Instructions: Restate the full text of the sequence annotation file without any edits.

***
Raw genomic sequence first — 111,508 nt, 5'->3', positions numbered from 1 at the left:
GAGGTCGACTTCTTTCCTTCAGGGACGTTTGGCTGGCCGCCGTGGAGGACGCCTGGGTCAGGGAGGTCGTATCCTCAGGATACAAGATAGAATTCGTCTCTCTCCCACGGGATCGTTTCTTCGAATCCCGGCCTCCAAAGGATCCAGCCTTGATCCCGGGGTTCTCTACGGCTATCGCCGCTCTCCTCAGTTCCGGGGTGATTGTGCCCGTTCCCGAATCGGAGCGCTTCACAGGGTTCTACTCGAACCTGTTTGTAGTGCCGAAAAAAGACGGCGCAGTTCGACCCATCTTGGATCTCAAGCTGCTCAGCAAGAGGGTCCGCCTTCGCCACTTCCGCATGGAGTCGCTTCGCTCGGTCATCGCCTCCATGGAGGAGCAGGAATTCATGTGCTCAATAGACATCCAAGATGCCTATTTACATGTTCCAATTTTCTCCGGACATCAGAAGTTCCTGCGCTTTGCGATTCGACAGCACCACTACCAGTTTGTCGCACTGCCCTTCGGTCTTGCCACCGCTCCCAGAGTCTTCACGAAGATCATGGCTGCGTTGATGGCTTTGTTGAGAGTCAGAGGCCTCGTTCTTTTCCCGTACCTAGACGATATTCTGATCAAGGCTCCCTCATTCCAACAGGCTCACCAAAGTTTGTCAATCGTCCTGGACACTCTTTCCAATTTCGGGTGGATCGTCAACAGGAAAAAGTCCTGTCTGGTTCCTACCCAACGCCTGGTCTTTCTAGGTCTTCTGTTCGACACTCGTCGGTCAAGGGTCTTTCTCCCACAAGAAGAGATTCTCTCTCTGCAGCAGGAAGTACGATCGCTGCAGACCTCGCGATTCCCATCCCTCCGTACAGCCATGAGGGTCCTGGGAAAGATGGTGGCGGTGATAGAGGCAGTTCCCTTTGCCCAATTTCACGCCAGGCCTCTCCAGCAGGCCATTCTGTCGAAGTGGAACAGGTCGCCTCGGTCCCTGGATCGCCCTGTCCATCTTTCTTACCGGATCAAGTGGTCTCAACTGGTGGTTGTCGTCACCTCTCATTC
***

Raw genomic sequence first — 111,508 nt, 5'->3', positions numbered from 1 at the left:
GAGGTCGACTTCTTTCCTTCAGGGACGTTTGGCTGGCCGCCGTGGAGGACGCCTGGGTCAGGGAGGTCGTATCCTCAGGATACAAGATAGAATTCGTCTCTCTCCCACGGGATCGTTTCTTCGAATCCCGGCCTCCAAAGGATCCAGCCTTGATCCCGGGGTTCTCTACGGCTATCGCCGCTCTCCTCAGTTCCGGGGTGATTGTGCCCGTTCCCGAATCGGAGCGCTTCACAGGGTTCTACTCGAACCTGTTTGTAGTGCCGAAAAAAGACGGCGCAGTTCGACCCATCTTGGATCTCAAGCTGCTCAGCAAGAGGGTCCGCCTTCGCCACTTCCGCATGGAGTCGCTTCGCTCGGTCATCGCCTCCATGGAGGAGCAGGAATTCATGTGCTCAATAGACATCCAAGATGCCTATTTACATGTTCCAATTTTCTCCGGACATCAGAAGTTCCTGCGCTTTGCGATTCGACAGCACCACTACCAGTTTGTCGCACTGCCCTTCGGTCTTGCCACCGCTCCCAGAGTCTTCACGAAGATCATGGCTGCGTTGATGGCTTTGTTGAGAGTCAGAGGCCTCGTTCTTTTCCCGTACCTAGACGATATTCTGATCAAGGCTCCCTCATTCCAACAGGCTCACCAAAGTTTGTCAATCGTCCTGGACACTCTTTCCAATTTCGGGTGGATCGTCAACAGGAAAAAGTCCTGTCTGGTTCCTACCCAACGCCTGGTCTTTCTAGGTCTTCTGTTCGACACTCGTCGGTCAAGGGTCTTTCTCCCACAAGAAGAGATTCTCTCTCTGCAGCAGGAAGTACGATCGCTGCAGACCTCGCGATTCCCATCCCTCCGTACAGCCATGAGGGTCCTGGGAAAGATGGTGGCGGTGATAGAGGCAGTTCCCTTTGCCCAATTTCACGCCAGGCCTCTCCAGCAGGCCATTCTGTCGAAGTGGAACAGGTCGCCTCGGTCCCTGGATCGCCCTGTCCATCTTTCTTACCGGATCAAGTGGTCTCAACTGGTGGTTGTCGTCACCTCTCATTC